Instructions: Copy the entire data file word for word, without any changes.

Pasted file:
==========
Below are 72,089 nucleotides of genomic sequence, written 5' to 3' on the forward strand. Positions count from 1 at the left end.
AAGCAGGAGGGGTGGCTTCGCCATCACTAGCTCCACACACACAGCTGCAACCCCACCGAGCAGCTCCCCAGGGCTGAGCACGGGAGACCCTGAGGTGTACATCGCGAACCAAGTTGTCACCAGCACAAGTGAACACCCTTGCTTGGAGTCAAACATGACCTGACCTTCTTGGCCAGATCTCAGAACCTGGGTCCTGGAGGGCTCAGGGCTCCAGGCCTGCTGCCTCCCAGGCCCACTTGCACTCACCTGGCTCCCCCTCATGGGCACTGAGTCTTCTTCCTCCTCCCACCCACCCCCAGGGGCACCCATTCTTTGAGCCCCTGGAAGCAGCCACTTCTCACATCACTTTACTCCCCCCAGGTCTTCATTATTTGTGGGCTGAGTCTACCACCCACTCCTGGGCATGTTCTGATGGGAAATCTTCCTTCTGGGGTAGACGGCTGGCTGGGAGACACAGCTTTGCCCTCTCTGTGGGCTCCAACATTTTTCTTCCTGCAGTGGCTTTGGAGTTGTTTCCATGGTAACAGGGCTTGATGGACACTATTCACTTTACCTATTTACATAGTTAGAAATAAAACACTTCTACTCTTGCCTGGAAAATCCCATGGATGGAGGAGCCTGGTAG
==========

Below are 72,089 nucleotides of genomic sequence, written 5' to 3' on the forward strand. Positions count from 1 at the left end.
AAGCAGGAGGGGTGGCTTCGCCATCACTAGCTCCACACACACAGCTGCAACCCCACCGAGCAGCTCCCCAGGGCTGAGCACGGGAGACCCTGAGGTGTACATCGCGAACCAAGTTGTCACCAGCACAAGTGAACACCCTTGCTTGGAGTCAAACATGACCTGACCTTCTTGGCCAGATCTCAGAACCTGGGTCCTGGAGGGCTCAGGGCTCCAGGCCTGCTGCCTCCCAGGCCCACTTGCACTCACCTGGCTCCCCCTCATGGGCACTGAGTCTTCTTCCTCCTCCCACCCACCCCCAGGGGCACCCATTCTTTGAGCCCCTGGAAGCAGCCACTTCTCACATCACTTTACTCCCCCCAGGTCTTCATTATTTGTGGGCTGAGTCTACCACCCACTCCTGGGCATGTTCTGATGGGAAATCTTCCTTCTGGGGTAGACGGCTGGCTGGGAGACACAGCTTTGCCCTCTCTGTGGGCTCCAACATTTTTCTTCCTGCAGTGGCTTTGGAGTTGTTTCCATGGTAACAGGGCTTGATGGACACTATTCACTTTACCTATTTACATAGTTAGAAATAAAACACTTCTACTCTTGCCTGGAAAATCCCATGGATGGAGGAGCCTGGTAG